She is up against three Americans, one Sri Lankan and one South African.
The American-authored novels are No One Is Talking About This by Patricia Lockwood, Richard Powers' Bewilderment and Maggie Shipstead's Great Circle, which are up against Sri Lankan Anuk Arudpragasam's A Passage North and The Promise by South African author Damon Galgut.
This is the third time Galgut has featured, having made the shortlist in 2003 with The Good Doctor and again in 2010 for In A Strange Room.
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The judges announced a longlist of 13 books in July, chosen from 158 novels published in the UK or Ireland.
Works written in English by writers of any nationality are eligible for the prize.
Sir Kazuo Ishiguro featured on the longlist but failed to make the cut, missing out on becoming a double winner of the prize with his eighth novel, Klara And The Sun.
The shortlist, announced at a digital press conference on Tuesday, was chosen by judges including historian and panel chairwoman Maya Jasanoff and former archbishop of Canterbury Rowan Williams.
Asked what conclusions can be drawn about the state of British writing, given only one British writer was shortlisted, judge Chigozie Obioma added: 'For me, I think the Booker Prize is the great leveller.
'If you think about some of the writers that we longlisted, say An Island, for instance, or even A Passage North, these are writers telling stories that don't make the news.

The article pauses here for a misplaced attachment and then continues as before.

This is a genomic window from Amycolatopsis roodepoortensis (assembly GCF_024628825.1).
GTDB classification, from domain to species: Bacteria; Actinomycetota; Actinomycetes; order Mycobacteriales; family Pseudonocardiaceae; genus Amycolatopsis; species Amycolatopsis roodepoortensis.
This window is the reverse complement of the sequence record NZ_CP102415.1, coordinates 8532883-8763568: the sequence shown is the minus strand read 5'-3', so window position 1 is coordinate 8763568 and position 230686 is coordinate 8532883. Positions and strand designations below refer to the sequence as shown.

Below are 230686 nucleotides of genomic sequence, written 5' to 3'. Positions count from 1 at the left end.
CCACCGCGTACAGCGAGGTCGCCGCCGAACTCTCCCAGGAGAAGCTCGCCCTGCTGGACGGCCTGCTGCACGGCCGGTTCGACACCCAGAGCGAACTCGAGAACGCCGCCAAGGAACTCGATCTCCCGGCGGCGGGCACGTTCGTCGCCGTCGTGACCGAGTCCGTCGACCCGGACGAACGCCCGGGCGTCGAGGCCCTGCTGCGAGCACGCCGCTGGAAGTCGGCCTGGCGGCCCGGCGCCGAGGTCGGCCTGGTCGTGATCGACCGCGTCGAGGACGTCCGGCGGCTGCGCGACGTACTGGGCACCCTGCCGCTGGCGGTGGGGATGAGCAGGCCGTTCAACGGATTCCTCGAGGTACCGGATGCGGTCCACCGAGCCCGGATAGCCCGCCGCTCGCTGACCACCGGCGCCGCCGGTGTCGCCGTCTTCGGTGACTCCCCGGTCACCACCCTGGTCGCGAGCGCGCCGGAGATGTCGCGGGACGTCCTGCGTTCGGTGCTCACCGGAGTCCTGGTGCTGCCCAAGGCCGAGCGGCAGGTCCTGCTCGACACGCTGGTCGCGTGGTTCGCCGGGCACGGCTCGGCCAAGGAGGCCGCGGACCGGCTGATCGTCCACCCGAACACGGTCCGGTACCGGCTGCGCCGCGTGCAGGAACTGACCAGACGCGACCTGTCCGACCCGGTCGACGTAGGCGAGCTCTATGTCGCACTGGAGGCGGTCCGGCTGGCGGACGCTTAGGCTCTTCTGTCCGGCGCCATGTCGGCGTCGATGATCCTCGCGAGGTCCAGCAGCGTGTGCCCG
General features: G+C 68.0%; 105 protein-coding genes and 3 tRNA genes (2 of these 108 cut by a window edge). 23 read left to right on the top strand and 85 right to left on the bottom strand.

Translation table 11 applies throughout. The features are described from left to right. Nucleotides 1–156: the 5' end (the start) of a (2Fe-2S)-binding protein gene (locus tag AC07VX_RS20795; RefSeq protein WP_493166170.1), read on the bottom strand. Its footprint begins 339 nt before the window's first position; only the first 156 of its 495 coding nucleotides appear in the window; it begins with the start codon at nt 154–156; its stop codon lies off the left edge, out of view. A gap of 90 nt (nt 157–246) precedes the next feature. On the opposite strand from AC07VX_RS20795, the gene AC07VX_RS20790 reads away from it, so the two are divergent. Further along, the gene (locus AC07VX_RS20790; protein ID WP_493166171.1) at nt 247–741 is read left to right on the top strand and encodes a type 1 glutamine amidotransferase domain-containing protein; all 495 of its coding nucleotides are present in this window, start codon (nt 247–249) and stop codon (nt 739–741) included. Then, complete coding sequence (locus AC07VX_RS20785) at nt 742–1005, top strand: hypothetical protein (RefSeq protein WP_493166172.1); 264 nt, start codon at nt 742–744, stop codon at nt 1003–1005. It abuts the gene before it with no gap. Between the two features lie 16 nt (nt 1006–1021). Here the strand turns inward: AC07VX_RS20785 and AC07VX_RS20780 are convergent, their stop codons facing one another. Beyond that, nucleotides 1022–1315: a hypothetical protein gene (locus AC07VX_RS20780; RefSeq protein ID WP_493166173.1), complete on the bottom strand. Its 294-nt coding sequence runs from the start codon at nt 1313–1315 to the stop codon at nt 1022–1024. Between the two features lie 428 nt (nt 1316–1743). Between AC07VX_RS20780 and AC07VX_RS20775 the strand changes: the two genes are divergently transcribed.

'I don't think that you would hear about the life of a poor woman in Sri Lanka, or a man who is marooned on an island off the coast of Africa.
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'But while judging the Booker Prize we look at not just what the writers are saying, but how they are saying it, and therefore nationalities do not really matter.
'What matters is what the writer has brought to the page, and the vision that they have and how they have realised.
'So if we don't have many British writers, I think, it's just a coincidence, not something that we intentionally had made a conscious decision of.'
Discussing Galgut's novel, Obioma added: 'His novel was one of the first ones we read, I think, but we were immediately struck by what seemed, at first, a little bit odd but later on crystallised to be actually a kind of a renewal of what we used to think of as the omniscient voice.
'So here you have a narrator who is super intrusive and extraordinarily penetrating into the consciousness of characters.'
Obioma described the narrative style as balancing between 'Nabokovian precision' and 'Faulknerian exuberance'.
Jasanoff said Great Circle was 'as absorbing in the manner of the great realist novels of the 19th century, but it also speaks to ever-present questions about freedom and constraints, particularly in women's lives, as some of my fellow judges remarked upon'.
'And we felt that it was kind of a 'tour de force' of scene creation and prose style which earned it its place on this shortlist,' she added.
The winner will be announced on November 3 and will be broadcast live on BBC Radio 4's Front Row, BBC iPlayer and the BBC News Channel.
The winner of the 2021 Booker Prize receives £50,000.